What problems did survivors face?

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By the end of the war, around two million Jews had survived in the Soviet Union. Hundreds of thousands survived the camps. Rescuers had hidden some; whilst others had survived on false papers. In Eastern Europe in particular some had survived in the forests.

As survivors began to return home to search for relatives they were often treated with hostility from the non-Jewish population. A lot of Jewish property had been taken, not by the Nazis, but by the local people. Many of the locals feared that the Jews would demand that their property and belongings be returned.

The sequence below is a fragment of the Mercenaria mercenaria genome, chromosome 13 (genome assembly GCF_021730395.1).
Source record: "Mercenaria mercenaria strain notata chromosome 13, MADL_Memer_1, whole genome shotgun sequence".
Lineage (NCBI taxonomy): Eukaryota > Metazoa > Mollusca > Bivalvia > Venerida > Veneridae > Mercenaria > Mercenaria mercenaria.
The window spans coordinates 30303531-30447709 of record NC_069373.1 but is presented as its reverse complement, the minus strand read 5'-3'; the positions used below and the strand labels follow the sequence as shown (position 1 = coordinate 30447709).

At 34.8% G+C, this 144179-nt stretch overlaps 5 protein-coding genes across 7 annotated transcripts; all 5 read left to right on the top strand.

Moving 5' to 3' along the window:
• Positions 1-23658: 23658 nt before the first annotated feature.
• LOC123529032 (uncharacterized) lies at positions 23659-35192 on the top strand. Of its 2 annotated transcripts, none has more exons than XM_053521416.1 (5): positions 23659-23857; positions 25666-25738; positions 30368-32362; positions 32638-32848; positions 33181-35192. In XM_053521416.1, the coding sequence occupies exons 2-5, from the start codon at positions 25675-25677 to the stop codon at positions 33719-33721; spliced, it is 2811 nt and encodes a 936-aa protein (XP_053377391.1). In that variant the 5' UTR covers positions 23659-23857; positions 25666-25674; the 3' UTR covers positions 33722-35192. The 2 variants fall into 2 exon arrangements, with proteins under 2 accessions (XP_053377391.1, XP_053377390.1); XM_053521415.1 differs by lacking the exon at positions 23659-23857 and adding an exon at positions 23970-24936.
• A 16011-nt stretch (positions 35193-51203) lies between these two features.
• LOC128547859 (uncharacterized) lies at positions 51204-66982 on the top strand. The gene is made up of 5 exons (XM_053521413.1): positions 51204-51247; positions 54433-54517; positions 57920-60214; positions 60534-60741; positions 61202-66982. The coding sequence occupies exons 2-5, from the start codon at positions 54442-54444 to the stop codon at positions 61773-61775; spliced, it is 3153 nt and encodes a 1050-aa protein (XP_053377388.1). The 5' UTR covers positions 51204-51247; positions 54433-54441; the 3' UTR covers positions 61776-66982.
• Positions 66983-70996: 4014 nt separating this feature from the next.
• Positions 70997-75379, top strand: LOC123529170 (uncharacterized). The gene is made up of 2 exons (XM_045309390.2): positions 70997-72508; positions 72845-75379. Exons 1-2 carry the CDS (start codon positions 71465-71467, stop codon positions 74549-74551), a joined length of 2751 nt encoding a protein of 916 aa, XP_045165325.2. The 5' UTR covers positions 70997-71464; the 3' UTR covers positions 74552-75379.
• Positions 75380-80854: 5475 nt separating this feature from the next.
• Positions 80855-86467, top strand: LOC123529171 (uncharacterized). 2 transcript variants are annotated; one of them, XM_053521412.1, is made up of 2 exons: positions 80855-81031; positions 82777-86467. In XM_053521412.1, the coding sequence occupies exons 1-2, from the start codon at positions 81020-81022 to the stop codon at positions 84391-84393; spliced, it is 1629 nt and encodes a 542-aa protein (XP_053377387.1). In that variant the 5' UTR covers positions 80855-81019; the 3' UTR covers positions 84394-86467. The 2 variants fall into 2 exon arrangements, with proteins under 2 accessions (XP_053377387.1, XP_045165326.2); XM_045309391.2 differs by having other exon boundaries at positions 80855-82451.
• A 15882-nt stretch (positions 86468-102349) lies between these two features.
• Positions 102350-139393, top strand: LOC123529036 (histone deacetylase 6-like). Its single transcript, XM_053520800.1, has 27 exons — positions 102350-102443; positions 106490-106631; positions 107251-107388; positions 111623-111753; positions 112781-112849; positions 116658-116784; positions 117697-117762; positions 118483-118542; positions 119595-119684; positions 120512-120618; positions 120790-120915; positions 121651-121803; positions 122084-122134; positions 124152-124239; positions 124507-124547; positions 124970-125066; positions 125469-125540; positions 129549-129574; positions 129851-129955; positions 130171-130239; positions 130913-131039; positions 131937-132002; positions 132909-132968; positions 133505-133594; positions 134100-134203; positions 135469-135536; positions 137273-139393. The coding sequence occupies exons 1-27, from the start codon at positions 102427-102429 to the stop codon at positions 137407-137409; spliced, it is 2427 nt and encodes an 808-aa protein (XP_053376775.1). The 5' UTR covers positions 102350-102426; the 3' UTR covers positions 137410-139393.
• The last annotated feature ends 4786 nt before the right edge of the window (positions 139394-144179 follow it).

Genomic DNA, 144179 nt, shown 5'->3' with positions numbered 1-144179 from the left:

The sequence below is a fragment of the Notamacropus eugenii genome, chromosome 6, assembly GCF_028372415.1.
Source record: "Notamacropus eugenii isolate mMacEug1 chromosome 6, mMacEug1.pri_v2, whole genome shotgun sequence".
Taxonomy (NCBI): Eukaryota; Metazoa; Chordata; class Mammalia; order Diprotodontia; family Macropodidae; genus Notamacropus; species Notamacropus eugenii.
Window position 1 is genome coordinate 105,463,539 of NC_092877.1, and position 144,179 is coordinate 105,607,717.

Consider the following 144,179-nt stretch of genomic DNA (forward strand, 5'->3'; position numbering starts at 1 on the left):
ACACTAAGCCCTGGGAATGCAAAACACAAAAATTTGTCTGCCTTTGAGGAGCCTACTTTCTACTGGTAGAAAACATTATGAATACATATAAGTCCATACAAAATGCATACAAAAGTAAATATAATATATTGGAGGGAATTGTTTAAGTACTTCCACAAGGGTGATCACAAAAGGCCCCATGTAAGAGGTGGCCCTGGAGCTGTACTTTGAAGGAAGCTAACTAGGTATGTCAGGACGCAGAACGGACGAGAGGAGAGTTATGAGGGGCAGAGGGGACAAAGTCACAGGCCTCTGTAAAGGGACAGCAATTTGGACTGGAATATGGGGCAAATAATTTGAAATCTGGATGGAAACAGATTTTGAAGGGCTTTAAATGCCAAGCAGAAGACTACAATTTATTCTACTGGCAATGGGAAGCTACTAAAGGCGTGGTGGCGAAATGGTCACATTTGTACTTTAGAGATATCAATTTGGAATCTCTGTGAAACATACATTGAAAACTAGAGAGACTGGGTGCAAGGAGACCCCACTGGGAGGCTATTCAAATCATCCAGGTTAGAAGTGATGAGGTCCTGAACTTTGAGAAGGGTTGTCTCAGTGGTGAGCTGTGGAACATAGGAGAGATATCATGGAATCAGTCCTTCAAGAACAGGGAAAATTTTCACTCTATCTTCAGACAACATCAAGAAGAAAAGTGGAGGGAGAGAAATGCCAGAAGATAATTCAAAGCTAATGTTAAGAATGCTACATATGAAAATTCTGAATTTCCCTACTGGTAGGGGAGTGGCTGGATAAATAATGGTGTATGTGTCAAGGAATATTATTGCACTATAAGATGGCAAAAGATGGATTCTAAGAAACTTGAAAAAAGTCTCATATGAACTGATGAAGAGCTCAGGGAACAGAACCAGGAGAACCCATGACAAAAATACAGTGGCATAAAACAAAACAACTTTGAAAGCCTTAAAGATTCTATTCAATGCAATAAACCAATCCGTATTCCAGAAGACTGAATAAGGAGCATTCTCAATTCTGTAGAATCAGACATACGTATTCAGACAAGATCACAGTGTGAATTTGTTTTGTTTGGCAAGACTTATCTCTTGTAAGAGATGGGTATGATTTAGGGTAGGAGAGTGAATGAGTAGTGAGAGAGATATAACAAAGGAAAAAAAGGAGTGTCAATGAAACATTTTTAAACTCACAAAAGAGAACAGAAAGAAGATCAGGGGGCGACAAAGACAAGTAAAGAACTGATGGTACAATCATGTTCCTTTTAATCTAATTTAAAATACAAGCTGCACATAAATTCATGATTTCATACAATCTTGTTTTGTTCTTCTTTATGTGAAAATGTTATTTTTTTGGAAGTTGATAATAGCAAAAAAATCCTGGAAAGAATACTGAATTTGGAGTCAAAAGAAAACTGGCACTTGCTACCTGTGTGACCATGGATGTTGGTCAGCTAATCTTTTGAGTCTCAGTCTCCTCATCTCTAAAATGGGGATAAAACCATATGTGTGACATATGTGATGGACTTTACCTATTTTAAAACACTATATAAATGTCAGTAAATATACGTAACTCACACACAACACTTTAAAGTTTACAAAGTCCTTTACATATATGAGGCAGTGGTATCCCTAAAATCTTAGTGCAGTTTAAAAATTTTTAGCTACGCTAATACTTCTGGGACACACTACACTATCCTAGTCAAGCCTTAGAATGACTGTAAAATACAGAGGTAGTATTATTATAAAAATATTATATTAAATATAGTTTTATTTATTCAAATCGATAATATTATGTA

In Poland from the end of the war to the summer of 1946, Poles murdered approximately 1,500 Jewish survivors. Included in this number was the man who had led the Sobibor uprising.

On 4 July 1946 the Blood Libel was revived in Kielce, a town in southern Poland; 42 Jews were murdered and as many as 80 others were wounded during the pogrom which followed. This led to over 100,000 Jews fleeing Poland, many to displaced persons camps (DP) camps.